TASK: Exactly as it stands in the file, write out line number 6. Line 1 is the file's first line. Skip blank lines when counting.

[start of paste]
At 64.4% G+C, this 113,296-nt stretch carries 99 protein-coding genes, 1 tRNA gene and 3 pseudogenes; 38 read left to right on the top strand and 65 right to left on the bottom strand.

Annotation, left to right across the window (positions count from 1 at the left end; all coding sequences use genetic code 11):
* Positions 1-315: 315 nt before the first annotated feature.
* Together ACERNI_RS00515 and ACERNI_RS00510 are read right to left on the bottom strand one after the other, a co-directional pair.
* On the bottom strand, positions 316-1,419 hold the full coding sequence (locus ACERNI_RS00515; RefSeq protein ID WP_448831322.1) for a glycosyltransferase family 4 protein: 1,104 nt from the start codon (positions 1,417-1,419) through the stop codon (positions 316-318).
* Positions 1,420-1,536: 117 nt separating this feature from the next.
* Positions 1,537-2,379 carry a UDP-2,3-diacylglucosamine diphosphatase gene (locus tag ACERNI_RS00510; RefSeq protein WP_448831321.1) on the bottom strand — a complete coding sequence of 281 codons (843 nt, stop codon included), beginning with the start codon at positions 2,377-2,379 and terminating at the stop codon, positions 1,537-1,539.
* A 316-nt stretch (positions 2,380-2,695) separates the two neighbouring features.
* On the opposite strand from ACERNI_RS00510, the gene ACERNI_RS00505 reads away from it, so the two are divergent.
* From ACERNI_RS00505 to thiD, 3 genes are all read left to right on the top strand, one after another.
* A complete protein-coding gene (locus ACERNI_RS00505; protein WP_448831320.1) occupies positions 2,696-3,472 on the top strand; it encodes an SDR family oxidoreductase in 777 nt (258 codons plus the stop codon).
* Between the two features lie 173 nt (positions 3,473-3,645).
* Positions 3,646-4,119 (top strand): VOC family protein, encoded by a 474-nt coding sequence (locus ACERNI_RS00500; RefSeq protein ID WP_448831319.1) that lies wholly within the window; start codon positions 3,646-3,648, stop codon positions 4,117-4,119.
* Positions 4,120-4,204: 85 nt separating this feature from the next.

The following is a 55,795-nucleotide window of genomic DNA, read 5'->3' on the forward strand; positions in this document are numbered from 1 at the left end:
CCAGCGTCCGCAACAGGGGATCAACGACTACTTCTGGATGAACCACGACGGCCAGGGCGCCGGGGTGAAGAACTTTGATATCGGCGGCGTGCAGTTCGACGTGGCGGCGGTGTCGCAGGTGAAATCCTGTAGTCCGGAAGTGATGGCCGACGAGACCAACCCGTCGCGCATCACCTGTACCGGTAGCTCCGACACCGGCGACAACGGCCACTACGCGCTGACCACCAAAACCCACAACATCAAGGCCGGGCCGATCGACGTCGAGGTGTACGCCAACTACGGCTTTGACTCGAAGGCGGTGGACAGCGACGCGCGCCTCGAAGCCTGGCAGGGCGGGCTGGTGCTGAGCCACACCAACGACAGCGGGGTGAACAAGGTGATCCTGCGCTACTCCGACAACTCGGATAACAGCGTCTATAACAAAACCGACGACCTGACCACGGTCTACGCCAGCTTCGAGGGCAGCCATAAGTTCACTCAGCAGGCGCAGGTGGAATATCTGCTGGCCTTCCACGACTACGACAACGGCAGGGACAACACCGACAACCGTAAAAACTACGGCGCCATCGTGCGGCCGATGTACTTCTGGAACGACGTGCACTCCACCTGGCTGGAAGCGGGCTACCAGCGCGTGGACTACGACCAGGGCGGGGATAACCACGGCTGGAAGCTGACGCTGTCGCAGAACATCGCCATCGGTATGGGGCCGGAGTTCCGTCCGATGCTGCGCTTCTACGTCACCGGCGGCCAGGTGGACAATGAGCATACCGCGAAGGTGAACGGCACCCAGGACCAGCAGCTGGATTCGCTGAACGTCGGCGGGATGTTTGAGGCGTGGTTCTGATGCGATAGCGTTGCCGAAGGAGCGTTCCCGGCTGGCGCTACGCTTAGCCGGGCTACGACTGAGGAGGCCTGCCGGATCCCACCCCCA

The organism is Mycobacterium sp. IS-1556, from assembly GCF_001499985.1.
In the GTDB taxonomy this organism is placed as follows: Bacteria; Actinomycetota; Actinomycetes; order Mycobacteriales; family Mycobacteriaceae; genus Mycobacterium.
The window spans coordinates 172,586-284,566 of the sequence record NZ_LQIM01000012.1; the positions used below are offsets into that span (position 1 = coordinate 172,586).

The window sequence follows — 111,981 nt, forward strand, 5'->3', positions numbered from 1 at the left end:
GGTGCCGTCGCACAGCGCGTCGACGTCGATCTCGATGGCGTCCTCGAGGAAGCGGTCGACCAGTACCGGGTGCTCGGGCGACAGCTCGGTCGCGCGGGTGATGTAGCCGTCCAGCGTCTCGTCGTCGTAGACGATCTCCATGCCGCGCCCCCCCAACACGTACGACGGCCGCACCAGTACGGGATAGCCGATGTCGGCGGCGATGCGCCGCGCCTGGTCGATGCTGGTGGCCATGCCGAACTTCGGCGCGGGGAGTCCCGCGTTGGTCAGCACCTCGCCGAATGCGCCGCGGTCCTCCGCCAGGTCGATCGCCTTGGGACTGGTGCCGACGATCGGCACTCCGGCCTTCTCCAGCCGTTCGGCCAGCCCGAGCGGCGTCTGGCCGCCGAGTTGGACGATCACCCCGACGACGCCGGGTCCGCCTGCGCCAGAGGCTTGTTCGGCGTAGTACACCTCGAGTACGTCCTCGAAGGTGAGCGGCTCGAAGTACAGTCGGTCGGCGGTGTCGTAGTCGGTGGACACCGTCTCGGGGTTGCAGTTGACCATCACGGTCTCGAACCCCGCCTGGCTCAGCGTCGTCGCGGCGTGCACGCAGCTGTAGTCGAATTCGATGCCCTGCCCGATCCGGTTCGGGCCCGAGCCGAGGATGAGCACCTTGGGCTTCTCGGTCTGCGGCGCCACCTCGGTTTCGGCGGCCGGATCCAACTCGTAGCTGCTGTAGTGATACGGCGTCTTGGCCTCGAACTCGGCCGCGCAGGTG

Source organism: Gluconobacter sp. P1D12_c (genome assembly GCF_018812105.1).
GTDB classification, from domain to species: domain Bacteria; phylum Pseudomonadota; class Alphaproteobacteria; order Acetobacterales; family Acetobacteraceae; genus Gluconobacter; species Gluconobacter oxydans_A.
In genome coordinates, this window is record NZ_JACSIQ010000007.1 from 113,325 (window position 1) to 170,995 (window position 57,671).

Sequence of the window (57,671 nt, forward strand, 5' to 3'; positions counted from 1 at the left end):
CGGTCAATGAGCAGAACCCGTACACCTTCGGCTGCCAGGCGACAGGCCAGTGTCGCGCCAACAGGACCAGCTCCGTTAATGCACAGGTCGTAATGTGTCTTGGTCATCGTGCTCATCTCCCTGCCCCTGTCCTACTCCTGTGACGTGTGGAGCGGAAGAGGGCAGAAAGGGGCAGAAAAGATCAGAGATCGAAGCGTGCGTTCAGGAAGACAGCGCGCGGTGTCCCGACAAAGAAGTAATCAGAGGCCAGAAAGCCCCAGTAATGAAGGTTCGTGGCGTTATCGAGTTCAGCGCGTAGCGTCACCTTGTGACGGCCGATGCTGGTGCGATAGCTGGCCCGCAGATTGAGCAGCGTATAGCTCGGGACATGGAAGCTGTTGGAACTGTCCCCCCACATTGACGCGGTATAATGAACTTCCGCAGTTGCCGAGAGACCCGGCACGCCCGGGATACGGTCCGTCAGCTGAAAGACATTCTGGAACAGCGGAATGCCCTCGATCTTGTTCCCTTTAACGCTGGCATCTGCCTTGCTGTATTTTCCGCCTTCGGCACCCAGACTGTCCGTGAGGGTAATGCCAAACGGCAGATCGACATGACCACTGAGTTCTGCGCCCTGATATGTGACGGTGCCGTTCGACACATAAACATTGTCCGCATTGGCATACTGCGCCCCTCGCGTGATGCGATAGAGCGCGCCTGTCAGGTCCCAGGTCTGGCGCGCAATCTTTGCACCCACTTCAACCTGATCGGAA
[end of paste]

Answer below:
* Positions 1,420-1,536: 117 nt separating this feature from the next.